As we begin a new year, I invite us to reflect on how obedient we are to following the guidelines we have been given, as well as making sure we are spending quiet time with the Lord each day. If we are doing these two things, we will certainly find our way, as did Mary and Joseph.
I wish each and every one of you, and your families, a blessed 2023. I accompany you in prayer.
Church sign of the week: Prayer is a first resource, not a last resort.
As we celebrate the feast of Christmas, I thank, on behalf of our community, all who did so much to make our remembrance of Christ’s birth meaningful, both in terms of liturgy (music, children’s pageant, environment, ministers, etc.), as well as reaching out to others (card Sunday, gift Sunday, food Sunday). May God bless you for your generosity!
Our second reading from Titus tells us that the “kindness and generous love of God our Savior appeared.” That is what we celebrate at Christmas: Christ is making visible to us the kindness and generous love that God has for us.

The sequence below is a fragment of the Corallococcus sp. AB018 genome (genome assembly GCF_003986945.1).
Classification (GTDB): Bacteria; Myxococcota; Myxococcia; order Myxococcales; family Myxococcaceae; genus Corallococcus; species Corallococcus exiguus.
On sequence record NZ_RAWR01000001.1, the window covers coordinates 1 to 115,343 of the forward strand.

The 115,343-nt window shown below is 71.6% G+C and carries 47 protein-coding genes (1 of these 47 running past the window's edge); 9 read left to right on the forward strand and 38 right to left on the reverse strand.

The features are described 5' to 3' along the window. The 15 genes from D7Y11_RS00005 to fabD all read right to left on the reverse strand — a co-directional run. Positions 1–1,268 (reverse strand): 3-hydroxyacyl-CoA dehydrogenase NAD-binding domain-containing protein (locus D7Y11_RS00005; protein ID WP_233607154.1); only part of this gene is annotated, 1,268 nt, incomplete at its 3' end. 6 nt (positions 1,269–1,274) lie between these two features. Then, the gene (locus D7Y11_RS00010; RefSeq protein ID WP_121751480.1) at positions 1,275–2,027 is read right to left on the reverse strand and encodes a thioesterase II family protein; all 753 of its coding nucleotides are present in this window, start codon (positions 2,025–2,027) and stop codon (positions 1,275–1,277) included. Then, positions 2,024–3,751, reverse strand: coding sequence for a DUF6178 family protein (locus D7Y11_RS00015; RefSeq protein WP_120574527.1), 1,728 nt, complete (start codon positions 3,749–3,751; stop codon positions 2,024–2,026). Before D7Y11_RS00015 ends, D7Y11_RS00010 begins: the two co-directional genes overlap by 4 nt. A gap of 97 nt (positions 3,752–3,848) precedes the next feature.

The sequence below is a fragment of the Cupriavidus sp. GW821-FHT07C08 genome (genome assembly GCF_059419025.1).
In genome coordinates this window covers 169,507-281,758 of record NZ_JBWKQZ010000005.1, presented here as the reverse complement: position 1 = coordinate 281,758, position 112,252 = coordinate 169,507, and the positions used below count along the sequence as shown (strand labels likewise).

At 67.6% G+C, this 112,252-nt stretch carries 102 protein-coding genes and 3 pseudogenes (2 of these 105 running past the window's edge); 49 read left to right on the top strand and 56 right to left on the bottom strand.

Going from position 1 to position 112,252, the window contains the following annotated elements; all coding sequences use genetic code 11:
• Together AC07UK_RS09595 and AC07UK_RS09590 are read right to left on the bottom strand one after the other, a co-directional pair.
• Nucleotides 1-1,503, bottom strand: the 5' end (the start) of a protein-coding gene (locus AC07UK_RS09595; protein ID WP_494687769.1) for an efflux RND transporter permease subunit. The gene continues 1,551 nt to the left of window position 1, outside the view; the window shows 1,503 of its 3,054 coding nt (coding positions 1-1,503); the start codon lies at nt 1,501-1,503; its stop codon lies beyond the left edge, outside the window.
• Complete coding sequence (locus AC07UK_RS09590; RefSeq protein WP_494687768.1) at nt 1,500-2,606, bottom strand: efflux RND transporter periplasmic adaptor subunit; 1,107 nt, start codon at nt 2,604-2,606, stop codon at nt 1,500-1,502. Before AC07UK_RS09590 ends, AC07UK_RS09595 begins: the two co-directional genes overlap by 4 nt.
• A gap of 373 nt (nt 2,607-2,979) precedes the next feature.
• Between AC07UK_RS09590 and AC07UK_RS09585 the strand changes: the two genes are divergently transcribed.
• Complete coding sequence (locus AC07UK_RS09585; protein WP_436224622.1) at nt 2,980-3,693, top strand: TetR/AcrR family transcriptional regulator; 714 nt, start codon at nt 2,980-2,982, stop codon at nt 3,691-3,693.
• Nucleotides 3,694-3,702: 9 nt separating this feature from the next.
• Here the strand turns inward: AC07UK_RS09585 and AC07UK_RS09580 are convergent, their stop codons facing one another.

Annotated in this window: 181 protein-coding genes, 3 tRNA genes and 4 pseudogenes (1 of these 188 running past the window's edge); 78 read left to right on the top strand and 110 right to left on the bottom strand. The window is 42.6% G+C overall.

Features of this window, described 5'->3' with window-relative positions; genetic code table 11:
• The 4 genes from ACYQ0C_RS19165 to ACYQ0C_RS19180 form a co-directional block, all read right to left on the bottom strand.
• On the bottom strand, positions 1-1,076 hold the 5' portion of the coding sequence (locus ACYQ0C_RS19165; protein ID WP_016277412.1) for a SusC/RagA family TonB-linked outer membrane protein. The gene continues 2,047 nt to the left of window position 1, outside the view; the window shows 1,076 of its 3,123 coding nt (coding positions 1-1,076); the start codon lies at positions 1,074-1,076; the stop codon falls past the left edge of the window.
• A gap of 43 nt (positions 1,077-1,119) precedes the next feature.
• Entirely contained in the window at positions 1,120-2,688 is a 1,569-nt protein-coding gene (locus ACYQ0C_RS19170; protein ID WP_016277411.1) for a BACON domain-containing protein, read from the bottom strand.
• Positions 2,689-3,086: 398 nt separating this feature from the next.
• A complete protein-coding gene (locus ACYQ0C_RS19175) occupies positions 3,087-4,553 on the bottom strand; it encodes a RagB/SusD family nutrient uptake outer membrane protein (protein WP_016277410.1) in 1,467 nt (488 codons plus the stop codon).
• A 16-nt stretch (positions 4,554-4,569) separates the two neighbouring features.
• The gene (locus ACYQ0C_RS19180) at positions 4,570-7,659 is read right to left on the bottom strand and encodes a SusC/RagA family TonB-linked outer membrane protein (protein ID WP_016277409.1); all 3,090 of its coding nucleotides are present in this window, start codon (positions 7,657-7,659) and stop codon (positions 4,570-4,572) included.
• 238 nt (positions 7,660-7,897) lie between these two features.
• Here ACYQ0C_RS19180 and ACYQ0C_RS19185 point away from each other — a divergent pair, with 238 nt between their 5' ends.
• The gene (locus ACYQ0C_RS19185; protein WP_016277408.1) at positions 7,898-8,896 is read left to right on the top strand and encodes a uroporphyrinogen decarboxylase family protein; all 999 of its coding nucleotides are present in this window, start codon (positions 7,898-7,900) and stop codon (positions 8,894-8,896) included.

Our first reading begins with “How beautiful upon the mountains are the feet of him who brings glad tidings, announcing peace, bearing good news, announcing salvation…” This is reminding us that we can’t simply celebrate the coming of Jesus into the world: our task is to bring the glad tidings to others by what we say and how we live our lives.
Then our Gospel gives us a good example of bringing the Good News to others with the Christmas narrative about the shepherds. The angels came to the shepherds, out of curiosity they went to Bethlehem and found the child Jesus, and then “they made known the message that had been told them about this child.” They were the first evangelizers: “all who heard it were amazed by what had been told them by the shepherds.”
My friends, that is what this feast is all about. It reminds us that God’s love has broken into our crazy world, the Good News has been shared with us, and we have the obligation, as did the shepherds, “to make known the message” that has been told to us. The more we can
mirror Christ’s life to others, the more meaning this feast has. Otherwise, it is simply a “sentimental journey.”